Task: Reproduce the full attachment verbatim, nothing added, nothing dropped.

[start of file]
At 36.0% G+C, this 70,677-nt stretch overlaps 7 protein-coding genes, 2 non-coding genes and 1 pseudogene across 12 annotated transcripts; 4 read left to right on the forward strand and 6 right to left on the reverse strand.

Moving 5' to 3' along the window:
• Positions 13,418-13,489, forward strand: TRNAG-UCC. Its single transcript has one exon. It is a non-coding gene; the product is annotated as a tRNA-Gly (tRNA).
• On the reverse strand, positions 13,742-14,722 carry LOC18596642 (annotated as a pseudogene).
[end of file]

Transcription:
At 36.0% G+C, this 70,677-nt stretch overlaps 7 protein-coding genes, 2 non-coding genes and 1 pseudogene across 12 annotated transcripts; 4 read left to right on the forward strand and 6 right to left on the reverse strand.

Moving 5' to 3' along the window:
• Positions 13,418-13,489, forward strand: TRNAG-UCC. Its single transcript has one exon. It is a non-coding gene; the product is annotated as a tRNA-Gly (tRNA).
• On the reverse strand, positions 13,742-14,722 carry LOC18596642 (annotated as a pseudogene).